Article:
South Korean Marriages – A Decade of Decline

South Korean Marriages

South Korea, a nation known for its technological advancements and vibrant culture, is facing a demographic crisis. Over the last decade, the country has seen a significant 40% drop in the number of marriages, from 322,807 in 2013 to 193,673 in 2023. This decline is causing concern for the government, which is already grappling with a falling birthrate.

According to the December 2023 Population Trends Survey by Statistics Korea, the country experienced significant demographic shifts last year, characterized by declines in both marriage and birth rates. While there was a slight increase in marriages in 2023 compared to 2022, attributed to weddings postponed due to the Covid-19 pandemic, the overall trend remains downward.

The survey also highlighted a sharp fall in second births, which dropped to 91,700 in 2023 – the first time this number has gone below 100,000. This decline is part of a broader trend of decreasing fertility, with the number of second and subsequent births having plummeted by 40 per cent since 2018.

Financial concerns, notably the cost of wedding expenses and housing, are the primary barriers to marriage for many South Koreans in their 20s and 30s. These economic challenges surpass other reasons for not marrying, such as a lack of interest in marriage or concerns about the burdens of childbirth and childcare.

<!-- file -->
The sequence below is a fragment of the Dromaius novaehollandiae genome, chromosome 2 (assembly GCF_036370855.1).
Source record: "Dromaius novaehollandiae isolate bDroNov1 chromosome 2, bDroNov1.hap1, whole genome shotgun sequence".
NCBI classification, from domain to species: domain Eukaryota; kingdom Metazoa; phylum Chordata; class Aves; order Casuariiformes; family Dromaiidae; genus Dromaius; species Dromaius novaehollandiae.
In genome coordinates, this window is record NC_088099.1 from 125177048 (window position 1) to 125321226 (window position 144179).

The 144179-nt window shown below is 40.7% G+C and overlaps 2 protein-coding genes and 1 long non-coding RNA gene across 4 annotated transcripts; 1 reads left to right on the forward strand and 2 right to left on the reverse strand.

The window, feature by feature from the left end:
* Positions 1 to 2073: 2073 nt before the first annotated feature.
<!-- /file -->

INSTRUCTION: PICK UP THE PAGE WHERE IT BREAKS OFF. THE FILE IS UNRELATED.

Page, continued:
In 2022, around one-third of South Koreans aged 19 to 34 harboured favourable opinions on marriage, a departure from the sentiment in 2012 when over half – 56.5 per cent – of this demographic viewed marriage positively. This change in attitude is more pronounced among women, with only 28% in favour of marriage, compared to 43.8% of men.

A significant change has occurred among Koreans in their 20s, with a diminishing inclination towards marriage. The marriage rate for those aged 25 to 29 fell from 59.5 per cent in 2012 to 36.1 per cent in 2022. Meanwhile, people aged 30 to 34 displayed the strongest proclivity towards marriage, at 39.2 per cent, although this was a decrease from 54.3 percent seen ten years earlier.

In 2021, a striking 97.1 per cent of children in South Korea were born within wedlock, a rate significantly higher than the OECD average of 60 per cent. This means that there is a direct correlation between marriage rates and birth rates in the country, highlighting how changes in the former directly impact the latter.

The decrease in marriages and births is further compounded by the increasing average age of marriage and childbirth, with the average age of women giving birth in 2023 reaching a historic high of 33.6 years. This demographic shift has contributed to South Korea’s total fertility rate falling to a record low of 0.72 in 2023, indicating that only 72 children were born for every 100 couples. This rate varies regionally, with Seoul recording the lowest fertility rate at 0.55.

As South Korea grapples with these demographic challenges, the country’s future will be shaped by how it addresses these issues and adapts to these changing trends.

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25 days ago

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